3 Fried MW, Shiffman ML, Reddy KR, et al. Peginterferon alfa-2a plus ribavirin for chronic hepatitis C virus infection. N Engl J Med. 2002;347:975-982.
4 McHutchison JG, Lawitz EJ, Shiffman ML, et al; IDEAL Study Team. Peginterferon alfa-2b or alfa-2a with ribavirin for treatment of hepatitis C infection. N Engl J Med. 2009;361:580-593.
5 McHutchison, JG, Manns, MP, Muir, AJ. Retreatment with Telaprevir, Peginterferon, and Ribavirin for Chronic HCV Infection. N Engl J Med 2010; 362(14): 30-41.
6 Centers for Disease Control and Prevention. Hepatitis C Fact Sheet: CDC Viral Hepatitis. Available at: http://www.cdc.gov/hepatitis/HCV/PDFs/HepCGeneralFactSheet.pdf. Accessed April 2, 2010.
7 Pyenson, B., Fitch, K., Iwasaki, K. Consequences of Hepatitis C Virus (HCV): Costs of a Baby Boomer Epidemic of Liver Disease. Milliman, Inc. This report was commissioned by Vertex Pharmaceuticals, Inc. May, 2009.
8 Davis, G.L., Alter, M. J. , El-Serag, H. Clinical-Liver, Pancreas, and Biliary Tract. Journal of Gastroenterology. 2010;138: 513-521.
9 Veldt, B.J., Heathcote, J., Wedmeyer, H. Sustained virologic response and clinical outcomes in patients with chronic hepatitis C and advanced fibrosis. Annals of Internal Medicine. 2007; 147: 677-684.
10 Morgan T.R, Ghany MG, Kim HY, Snow KK, Lindsay K, Lok AS. Outcome of sustained virological responders and non-responders in the Hepatitis C Antiviral Long-Term Treatment Against Cirrhosis (HALT-C) trial. Hepatology. 2008;50(Suppl 4):357A (Abstract 115).
11 Volk, Michael I., Tocco, Rachel, Saini, Sameer, Lok, Anna S.F. Public Health Impact of Antiviral Therapy for Hepatitis C in the United States. Hepatology.2009;50(6):1750-1755.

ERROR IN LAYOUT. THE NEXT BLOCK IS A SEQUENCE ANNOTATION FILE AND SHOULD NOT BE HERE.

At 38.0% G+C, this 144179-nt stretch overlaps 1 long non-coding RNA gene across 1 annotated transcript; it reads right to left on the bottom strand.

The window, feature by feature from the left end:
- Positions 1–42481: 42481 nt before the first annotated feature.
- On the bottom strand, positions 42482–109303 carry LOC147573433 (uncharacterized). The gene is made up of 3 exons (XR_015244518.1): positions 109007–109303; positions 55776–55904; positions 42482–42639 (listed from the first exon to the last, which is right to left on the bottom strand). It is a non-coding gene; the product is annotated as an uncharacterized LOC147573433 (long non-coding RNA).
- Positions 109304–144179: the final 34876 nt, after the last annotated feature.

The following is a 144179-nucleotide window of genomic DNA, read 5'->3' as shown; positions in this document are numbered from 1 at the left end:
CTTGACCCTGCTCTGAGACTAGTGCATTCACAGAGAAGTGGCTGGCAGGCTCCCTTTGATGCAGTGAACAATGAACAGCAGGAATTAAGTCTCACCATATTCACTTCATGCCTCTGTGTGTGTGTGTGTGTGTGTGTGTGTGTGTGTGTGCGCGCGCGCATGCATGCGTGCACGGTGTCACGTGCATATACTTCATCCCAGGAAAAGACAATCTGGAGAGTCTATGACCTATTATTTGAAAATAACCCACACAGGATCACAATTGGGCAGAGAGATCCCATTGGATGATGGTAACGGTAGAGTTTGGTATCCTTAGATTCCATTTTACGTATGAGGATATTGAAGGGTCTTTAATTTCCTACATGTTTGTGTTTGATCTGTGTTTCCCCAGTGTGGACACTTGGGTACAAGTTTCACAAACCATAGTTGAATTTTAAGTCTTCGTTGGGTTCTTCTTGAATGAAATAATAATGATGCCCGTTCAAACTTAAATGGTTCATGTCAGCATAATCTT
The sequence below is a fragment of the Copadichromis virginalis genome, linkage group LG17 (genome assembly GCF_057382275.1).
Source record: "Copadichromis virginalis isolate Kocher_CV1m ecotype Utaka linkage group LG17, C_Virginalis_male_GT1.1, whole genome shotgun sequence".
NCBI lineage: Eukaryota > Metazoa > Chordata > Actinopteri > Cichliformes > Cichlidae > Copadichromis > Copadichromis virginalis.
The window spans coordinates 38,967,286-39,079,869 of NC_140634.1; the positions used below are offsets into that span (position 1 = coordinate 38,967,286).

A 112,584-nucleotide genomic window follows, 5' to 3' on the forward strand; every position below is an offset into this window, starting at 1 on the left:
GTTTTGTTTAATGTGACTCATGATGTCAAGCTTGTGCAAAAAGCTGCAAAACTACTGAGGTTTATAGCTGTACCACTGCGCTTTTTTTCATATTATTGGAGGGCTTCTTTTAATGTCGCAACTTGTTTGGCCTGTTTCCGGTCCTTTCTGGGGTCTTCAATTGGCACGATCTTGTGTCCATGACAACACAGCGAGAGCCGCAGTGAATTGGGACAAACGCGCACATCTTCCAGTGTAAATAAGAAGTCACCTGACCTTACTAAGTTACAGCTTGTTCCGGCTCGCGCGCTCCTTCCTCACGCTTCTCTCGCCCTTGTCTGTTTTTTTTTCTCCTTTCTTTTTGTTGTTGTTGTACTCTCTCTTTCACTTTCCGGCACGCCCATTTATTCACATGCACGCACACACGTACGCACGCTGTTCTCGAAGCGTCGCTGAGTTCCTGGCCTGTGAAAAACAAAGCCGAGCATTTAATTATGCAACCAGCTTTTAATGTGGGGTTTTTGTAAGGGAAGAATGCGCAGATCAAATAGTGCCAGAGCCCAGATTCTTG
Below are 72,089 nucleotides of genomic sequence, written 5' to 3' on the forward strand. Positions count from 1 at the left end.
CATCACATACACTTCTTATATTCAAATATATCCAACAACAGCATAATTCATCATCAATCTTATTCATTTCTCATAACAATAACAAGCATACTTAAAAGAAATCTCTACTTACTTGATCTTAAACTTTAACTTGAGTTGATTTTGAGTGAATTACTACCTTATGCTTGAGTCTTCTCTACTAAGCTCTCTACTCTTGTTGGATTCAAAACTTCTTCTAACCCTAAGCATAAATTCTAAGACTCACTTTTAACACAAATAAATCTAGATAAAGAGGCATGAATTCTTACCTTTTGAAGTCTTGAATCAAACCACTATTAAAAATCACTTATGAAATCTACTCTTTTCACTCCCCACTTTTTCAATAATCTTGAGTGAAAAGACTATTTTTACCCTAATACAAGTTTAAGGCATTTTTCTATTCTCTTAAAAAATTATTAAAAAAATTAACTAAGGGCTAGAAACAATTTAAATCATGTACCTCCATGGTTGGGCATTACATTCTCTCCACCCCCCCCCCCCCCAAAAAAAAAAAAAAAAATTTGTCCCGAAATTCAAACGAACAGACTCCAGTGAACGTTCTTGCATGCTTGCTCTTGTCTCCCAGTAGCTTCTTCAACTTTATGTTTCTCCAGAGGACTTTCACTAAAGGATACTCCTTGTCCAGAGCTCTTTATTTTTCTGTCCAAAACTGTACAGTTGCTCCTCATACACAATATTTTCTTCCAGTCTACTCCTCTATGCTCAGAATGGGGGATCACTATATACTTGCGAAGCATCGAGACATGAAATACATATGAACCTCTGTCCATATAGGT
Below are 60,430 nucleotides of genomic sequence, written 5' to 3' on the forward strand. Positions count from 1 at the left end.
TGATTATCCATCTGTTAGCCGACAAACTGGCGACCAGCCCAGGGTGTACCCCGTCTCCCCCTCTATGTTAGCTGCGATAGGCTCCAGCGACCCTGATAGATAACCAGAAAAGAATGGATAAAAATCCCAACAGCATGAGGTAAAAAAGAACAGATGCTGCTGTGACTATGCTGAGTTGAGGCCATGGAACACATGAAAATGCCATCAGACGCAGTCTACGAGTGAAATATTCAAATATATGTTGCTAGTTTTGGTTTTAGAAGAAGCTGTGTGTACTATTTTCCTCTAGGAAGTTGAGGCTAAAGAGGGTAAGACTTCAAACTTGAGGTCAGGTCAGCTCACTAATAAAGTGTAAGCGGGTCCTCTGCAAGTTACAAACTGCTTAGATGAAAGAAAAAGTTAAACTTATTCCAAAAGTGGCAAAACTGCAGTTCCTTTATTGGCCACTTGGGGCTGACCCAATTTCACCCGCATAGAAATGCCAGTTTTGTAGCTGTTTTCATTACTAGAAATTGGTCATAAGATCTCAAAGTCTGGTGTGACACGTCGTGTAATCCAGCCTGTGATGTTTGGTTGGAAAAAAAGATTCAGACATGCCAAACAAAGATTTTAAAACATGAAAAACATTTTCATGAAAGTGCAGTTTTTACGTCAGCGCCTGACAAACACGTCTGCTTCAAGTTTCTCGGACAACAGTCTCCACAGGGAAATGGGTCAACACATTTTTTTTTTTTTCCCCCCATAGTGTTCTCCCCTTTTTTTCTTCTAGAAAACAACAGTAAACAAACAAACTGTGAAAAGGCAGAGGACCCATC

Special Note Regarding Forward-looking Statements
This press release contains forward-looking statements, including statements regarding (i) the Phase 3 registration program for telaprevir nearing completion and the expectation that the Company will receive final SVR results from the Phase 3 REALIZE trial in the third quarter of 2010, (ii) the Company’s plan to submit a New Drug Application to the FDA in the second half of 2010 for both treatment-naïve and treatment failure patients, (iii) Study 107 providing important insight into the potential future use of telaprevir-based regimens in the treatment of patients who failed to respond to currently approved therapies and (iv) the Company’s belief that a 48-week treatment regimen may increase the likelihood that certain treatment-failure patients will be able to achieve SVR. While the Company believes the forward-looking statements contained in this press release are accurate, there are a number of factors that could cause actual events or results to differ materially from those indicated by such forward-looking statements. Those risks and uncertainties include, among other things, that the outcomes for each of its clinical trials of telaprevir (including the ongoing Phase 3 clinical trials) may not be favorable or may be less favorable than the outcomes obtained from earlier studies including the 107 Study, that there may be varying interpretations of data produced by one or more of the Company’s clinical trials, that regulatory authorities will require more extensive data for a telaprevir NDA filing than currently expected, that future competitive or other market factors may adversely affect the commercial potential for the Company’s product candidates and the other risks listed under Risk Factors in Vertex’s annual report and quarterly reports filed with the Securities and Exchange Commission and available through the Company’s website at www.vrtx.com. The Company disclaims any obligation to update the information contained in this press release as new information becomes available.
Vertex Pharmaceuticals will host a webcast today, Thursday, April 15, 2010 at 1:45 p.m. ET. This webcast will be broadcast via the Internet at www.vrtx.com. It is suggested that webcast participants go to the web site at least 10 minutes in advance of the call to ensure that they can access the slides. The link to the webcast is available on the “Finances” page under the “Events and Presentations” button. Following the live webcast, an archived version will be available on Vertex's website until 5:00 p.m. ET on April 29, 2010.
Vertex Pharmaceuticals Incorporated
Michael Partridge, 617-444-6108 (office), 617-767-6108 (at EASL)
Lora Pike, 617-444-6755 (office), 857-413-0947 (at EASL)
Zachry Barber: 617-444-6470 (office), 617-767-9533 (at EASL)
Amy Pasqua, 617-444-6075 (office), 617-682-6603 (at EASL)